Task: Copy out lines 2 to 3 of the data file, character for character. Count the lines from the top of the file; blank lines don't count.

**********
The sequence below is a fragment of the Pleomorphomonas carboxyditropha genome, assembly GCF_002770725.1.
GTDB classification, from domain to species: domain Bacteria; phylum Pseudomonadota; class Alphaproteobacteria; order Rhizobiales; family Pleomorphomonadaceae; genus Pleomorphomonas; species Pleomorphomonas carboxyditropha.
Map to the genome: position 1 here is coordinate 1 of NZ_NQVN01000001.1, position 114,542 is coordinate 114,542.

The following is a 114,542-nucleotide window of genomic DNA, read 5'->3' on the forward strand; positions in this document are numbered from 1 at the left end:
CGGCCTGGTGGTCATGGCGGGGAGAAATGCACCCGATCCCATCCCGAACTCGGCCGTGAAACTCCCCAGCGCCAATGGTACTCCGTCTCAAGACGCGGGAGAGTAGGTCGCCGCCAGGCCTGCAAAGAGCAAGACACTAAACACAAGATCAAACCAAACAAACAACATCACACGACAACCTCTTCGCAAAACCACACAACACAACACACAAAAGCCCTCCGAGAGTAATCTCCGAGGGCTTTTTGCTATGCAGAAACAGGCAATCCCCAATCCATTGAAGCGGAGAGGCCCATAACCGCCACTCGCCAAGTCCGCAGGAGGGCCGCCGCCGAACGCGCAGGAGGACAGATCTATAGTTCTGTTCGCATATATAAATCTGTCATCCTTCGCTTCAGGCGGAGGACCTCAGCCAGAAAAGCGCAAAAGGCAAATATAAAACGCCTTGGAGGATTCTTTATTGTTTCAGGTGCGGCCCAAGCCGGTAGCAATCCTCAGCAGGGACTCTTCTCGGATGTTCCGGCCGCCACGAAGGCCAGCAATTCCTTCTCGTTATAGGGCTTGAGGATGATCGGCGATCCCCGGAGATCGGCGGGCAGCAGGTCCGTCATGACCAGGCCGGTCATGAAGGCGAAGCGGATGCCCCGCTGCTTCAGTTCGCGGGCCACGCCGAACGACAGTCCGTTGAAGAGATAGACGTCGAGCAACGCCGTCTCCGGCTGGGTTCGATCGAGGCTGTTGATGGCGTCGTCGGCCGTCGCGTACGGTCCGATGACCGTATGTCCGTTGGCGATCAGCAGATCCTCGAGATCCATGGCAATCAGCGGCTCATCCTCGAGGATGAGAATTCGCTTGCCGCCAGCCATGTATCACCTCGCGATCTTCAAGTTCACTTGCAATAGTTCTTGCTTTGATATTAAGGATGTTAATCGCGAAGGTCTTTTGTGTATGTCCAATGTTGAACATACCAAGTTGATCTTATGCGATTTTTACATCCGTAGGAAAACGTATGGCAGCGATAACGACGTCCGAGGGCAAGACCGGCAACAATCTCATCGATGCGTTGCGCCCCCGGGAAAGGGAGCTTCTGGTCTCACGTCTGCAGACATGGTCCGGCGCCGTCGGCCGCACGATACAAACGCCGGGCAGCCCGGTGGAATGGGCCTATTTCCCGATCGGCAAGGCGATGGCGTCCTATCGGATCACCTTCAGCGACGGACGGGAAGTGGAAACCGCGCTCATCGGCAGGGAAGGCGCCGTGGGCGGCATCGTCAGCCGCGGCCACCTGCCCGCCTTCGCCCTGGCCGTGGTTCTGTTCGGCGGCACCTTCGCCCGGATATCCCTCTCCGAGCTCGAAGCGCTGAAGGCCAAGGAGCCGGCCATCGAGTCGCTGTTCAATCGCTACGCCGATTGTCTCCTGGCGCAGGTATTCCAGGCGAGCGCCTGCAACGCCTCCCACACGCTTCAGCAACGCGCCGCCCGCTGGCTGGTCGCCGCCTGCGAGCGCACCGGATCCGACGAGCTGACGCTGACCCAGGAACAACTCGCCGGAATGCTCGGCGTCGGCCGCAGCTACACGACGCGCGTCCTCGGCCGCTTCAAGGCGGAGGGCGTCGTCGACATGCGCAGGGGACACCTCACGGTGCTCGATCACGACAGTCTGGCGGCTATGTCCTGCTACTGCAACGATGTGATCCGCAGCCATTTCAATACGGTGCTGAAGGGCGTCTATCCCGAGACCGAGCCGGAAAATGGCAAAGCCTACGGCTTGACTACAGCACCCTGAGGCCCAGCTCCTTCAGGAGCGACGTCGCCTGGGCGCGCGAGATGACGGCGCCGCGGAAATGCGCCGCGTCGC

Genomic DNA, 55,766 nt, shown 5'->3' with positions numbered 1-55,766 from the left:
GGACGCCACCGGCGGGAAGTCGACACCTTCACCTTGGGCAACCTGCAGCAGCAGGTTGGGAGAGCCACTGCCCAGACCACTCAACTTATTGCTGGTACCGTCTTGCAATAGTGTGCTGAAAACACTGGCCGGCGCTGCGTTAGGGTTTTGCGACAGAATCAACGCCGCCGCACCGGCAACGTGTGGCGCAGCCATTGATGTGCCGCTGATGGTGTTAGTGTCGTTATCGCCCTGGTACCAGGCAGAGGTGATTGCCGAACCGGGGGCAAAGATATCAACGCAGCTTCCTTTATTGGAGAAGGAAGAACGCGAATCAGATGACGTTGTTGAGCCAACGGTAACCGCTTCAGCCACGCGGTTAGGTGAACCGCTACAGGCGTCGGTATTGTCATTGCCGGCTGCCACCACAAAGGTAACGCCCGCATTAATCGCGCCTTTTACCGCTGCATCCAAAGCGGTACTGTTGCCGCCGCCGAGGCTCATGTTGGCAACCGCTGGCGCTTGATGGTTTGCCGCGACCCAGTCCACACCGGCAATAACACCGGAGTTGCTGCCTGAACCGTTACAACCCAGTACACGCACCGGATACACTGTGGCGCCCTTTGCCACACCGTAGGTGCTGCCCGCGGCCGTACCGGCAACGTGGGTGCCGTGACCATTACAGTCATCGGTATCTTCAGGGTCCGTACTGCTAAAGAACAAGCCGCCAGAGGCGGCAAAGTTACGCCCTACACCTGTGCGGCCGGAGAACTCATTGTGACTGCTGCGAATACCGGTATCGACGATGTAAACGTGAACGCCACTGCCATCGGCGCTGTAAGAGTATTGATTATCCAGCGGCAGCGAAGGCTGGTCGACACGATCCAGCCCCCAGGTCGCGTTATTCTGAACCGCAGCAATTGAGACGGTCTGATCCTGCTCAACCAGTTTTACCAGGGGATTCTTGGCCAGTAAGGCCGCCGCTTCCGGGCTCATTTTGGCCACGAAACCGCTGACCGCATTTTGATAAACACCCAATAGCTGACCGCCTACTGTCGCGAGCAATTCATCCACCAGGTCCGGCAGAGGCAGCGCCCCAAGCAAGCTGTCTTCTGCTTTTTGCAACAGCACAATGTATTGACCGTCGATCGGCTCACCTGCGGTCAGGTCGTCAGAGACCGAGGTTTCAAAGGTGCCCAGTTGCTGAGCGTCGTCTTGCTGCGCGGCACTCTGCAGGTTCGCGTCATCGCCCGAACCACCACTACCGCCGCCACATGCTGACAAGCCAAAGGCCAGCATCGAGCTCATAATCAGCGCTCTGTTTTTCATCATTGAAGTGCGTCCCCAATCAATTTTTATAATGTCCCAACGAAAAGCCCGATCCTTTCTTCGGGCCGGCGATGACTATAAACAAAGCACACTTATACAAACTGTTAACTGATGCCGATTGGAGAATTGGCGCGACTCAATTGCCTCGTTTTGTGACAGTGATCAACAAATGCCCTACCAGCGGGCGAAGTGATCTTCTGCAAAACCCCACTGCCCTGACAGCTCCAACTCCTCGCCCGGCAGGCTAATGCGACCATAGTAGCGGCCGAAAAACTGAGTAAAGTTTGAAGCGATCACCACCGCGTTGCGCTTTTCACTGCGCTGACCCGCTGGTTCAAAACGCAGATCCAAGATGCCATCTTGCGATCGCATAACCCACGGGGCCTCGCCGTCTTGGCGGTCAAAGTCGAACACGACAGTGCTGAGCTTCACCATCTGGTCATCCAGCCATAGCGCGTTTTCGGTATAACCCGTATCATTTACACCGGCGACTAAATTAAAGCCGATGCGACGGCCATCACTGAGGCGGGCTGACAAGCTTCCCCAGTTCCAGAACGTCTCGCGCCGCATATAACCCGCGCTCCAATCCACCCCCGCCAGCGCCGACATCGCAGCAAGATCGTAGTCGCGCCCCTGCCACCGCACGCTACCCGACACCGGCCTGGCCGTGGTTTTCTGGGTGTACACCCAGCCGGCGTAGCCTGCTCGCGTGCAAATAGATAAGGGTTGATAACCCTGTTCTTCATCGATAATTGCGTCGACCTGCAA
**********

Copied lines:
GTDB classification, from domain to species: domain Bacteria; phylum Pseudomonadota; class Alphaproteobacteria; order Rhizobiales; family Pleomorphomonadaceae; genus Pleomorphomonas; species Pleomorphomonas carboxyditropha.
Map to the genome: position 1 here is coordinate 1 of NZ_NQVN01000001.1, position 114,542 is coordinate 114,542.